Technology will democratize medicine

Patients are more empowered with their medical decisions, more than ever.  With the Internet, they are able to research their conditions and can sometimes diagnose their conditions and treatment without having to step in the office.  “Dr. Mom” can find useful information on treating their infant’s cold at 2 am.

However, when there are serious chronic conditions, patients want an expert.  Patients can get information on the disease – the government, research hospital institutions, and non-profits provide a plethora of useful information about a given disease.  But, where do patients get the best possible care?

Interestingly, despite the wealth of knowledge on the Internet, when it comes to finding a good doctor, it’s generally the old-fashioned word of mouth among friends and neighbors.  But, does Aunt Sally really know who the best pediatric urologist is?  Does Aunt Sally know the doctor’s medical training; does she know the doctor’s research focus; does she know if the doctor is well-respected and well-regarded in the medical field; does she know if the doctor is certified in his or her subspecialty; does she know the volume of procedures the doctor has done (since volume is often associated with proficiency)?

Getting this information takes a lot of time and effort.   Some of this information is especially difficult to get; some of this information is not available to the public and some of this information requires medical training and expertise. And, if the lucky patient is able to secure the names of qualified doctors, the doctors may be far away or not be able to take the appointment.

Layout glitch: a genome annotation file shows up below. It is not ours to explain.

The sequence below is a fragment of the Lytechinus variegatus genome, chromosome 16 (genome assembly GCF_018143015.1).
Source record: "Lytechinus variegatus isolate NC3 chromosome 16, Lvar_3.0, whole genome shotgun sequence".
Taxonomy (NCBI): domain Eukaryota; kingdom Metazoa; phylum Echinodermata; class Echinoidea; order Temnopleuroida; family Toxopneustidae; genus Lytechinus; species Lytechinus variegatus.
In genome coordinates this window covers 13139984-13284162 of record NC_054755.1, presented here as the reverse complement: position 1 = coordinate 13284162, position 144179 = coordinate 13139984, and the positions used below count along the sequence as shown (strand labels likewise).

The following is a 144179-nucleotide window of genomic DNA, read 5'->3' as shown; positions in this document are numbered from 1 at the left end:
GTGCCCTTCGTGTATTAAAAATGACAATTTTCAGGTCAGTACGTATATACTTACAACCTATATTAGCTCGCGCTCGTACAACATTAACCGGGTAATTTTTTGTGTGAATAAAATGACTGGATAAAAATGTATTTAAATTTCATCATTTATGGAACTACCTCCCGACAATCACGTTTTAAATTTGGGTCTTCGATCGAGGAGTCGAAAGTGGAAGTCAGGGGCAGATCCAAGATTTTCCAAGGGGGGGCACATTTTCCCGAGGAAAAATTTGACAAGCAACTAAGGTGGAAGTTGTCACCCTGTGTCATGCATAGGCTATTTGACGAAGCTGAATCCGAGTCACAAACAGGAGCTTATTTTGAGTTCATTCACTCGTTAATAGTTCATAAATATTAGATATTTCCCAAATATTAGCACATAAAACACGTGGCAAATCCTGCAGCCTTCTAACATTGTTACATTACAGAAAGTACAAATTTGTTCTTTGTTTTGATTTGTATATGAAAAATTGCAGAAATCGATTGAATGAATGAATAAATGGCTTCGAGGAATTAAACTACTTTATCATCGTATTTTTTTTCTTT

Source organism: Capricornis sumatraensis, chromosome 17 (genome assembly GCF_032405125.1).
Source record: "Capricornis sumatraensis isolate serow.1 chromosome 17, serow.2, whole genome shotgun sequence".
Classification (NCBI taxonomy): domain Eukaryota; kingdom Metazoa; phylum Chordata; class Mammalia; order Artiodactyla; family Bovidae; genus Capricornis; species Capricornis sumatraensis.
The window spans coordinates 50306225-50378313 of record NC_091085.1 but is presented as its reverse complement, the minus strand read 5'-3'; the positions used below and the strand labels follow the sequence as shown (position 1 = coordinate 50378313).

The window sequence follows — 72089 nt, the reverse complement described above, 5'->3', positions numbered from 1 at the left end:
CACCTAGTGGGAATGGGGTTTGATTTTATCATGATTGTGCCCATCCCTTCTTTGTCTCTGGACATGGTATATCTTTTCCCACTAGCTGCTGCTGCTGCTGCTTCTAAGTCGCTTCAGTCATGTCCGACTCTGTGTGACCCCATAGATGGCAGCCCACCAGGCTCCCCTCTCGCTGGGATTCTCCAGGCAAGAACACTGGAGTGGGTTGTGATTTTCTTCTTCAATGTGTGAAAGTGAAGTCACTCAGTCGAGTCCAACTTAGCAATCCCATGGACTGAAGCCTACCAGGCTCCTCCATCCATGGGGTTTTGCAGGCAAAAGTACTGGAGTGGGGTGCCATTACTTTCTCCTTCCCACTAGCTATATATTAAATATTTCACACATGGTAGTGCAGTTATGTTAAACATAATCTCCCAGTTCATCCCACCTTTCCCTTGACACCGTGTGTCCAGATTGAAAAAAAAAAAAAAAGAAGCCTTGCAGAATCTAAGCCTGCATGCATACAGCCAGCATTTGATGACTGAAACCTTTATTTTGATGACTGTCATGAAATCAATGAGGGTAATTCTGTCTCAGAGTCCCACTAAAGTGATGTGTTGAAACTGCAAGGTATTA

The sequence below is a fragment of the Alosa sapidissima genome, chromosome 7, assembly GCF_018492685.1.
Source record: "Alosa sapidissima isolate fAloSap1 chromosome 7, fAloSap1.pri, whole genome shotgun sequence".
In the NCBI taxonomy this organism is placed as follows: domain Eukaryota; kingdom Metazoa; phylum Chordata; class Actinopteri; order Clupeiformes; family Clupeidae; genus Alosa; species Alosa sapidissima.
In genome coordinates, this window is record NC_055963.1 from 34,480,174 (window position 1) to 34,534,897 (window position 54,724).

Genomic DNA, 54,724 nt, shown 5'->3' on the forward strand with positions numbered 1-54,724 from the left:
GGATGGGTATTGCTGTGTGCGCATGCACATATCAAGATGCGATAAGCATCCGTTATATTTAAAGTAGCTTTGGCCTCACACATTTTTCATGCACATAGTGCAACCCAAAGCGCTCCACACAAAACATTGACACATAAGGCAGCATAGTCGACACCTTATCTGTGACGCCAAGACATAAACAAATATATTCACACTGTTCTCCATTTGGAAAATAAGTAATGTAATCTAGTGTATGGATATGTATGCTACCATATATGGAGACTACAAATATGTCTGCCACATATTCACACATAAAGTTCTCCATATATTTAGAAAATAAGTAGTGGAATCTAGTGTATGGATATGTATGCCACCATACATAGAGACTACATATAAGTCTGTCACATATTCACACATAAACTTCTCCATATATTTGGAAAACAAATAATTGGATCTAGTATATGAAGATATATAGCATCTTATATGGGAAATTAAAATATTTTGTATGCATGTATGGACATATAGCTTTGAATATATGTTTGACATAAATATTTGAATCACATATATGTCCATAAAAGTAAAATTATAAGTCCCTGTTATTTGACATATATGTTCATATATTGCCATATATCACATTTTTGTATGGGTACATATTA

Tele-medicine, interactive healthcare through modern technology, is making inroads in this area.  Patients can find doctors through a multitude of sites like Healthgrades, Consumers’ Checkbook, Best Doctors.  However, the best doctors should not be chosen for their personality, but for their medical expertise. Patients can get their records digitized, and schedule and meet with these expert doctors.  Yet, it is often difficult to get a timely appointment and in cases of chronic conditions, time is the essence.  Luckily, new communication platforms such as email and video provide additional channels of communication. Patients can get care for serious conditions by getting second opinions online through several hospitals, but the ideal second opinion service would be institution-agnostic, so patients could get the best care regardless of location.

When patients have been diagnosed with a serious condition, getting the best treatment lets them focus on their  well-being and health.  Worrying about the quality of their doctors or the treatment should be the least of their worries. Technology will democratize medicine, so that patients can and will get the best care available.

Lawrence Hofmann is Chief, Interventional Radiology, Associate Professor of Radiology, Stanford University Medical Center.  He is founder of ConsultingMD.

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